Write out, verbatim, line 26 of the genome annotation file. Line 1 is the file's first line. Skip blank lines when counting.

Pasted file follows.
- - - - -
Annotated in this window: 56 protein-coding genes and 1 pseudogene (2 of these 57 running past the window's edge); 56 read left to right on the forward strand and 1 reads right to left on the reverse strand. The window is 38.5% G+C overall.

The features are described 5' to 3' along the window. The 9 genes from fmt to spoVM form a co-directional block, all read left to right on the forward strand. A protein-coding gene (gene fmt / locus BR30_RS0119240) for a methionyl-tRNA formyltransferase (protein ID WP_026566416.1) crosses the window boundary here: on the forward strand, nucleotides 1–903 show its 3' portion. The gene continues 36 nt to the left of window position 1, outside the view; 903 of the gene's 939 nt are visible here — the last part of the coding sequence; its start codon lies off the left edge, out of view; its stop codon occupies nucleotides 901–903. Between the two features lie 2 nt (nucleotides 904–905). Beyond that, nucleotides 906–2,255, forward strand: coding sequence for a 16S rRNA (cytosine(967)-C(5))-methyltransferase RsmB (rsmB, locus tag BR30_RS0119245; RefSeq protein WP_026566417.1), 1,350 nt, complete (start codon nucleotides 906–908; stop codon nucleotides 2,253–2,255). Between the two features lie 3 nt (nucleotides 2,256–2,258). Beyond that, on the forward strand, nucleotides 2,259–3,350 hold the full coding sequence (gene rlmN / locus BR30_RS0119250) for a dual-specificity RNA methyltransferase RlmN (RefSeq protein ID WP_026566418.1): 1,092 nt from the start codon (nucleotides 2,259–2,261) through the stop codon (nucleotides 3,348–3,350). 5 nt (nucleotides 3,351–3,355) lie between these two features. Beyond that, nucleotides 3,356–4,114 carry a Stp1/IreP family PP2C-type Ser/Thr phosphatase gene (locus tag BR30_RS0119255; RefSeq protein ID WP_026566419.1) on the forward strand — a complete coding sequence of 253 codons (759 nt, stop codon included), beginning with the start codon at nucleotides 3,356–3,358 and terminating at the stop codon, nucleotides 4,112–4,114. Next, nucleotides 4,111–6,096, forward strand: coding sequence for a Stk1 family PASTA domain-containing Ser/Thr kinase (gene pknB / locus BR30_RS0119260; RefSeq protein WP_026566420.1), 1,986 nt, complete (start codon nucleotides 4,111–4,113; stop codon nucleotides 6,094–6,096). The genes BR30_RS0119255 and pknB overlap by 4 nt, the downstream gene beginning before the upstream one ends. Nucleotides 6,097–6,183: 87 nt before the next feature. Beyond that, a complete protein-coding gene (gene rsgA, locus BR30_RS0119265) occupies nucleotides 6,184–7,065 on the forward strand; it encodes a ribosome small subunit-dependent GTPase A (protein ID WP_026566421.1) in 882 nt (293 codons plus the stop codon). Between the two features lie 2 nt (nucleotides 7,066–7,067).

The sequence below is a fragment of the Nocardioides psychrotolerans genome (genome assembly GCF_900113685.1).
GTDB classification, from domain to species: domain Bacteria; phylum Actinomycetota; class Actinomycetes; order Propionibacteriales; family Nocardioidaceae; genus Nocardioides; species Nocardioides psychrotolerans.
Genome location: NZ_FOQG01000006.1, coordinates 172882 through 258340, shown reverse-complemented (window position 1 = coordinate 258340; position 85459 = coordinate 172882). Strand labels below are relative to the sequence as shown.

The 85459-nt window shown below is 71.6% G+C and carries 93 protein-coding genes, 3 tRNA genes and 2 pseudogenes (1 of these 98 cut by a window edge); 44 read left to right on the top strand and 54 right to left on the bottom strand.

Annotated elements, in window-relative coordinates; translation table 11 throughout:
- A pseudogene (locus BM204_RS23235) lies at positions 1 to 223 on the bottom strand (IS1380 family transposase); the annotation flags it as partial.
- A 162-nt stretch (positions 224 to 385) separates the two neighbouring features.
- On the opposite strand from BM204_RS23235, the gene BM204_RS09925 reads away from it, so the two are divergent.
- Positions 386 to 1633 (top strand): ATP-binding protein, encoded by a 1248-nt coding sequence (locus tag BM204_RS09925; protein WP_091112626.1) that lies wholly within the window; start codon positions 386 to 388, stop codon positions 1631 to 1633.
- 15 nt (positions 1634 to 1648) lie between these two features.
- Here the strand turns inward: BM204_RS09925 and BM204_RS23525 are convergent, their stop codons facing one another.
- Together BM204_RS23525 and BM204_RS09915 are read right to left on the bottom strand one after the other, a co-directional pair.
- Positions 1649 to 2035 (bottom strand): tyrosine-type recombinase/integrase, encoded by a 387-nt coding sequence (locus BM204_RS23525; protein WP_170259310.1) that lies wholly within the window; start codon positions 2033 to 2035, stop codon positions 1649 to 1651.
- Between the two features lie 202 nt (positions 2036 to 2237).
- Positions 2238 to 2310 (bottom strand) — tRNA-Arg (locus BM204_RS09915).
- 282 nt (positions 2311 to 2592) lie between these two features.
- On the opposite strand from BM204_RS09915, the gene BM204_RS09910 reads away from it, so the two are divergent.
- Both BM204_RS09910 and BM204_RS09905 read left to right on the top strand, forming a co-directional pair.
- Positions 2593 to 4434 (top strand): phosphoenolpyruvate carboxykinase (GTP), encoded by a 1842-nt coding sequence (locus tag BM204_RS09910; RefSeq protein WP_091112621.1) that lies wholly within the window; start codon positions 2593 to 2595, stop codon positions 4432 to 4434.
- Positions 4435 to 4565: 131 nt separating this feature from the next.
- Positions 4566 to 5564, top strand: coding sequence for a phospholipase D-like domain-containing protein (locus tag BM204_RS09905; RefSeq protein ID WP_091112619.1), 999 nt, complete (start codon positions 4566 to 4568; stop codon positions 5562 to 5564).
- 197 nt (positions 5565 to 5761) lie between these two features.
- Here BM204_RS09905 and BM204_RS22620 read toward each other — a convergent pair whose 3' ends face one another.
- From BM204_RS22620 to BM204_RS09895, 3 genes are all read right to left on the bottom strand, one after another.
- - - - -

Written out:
- From BM204_RS22620 to BM204_RS09895, 3 genes are all read right to left on the bottom strand, one after another.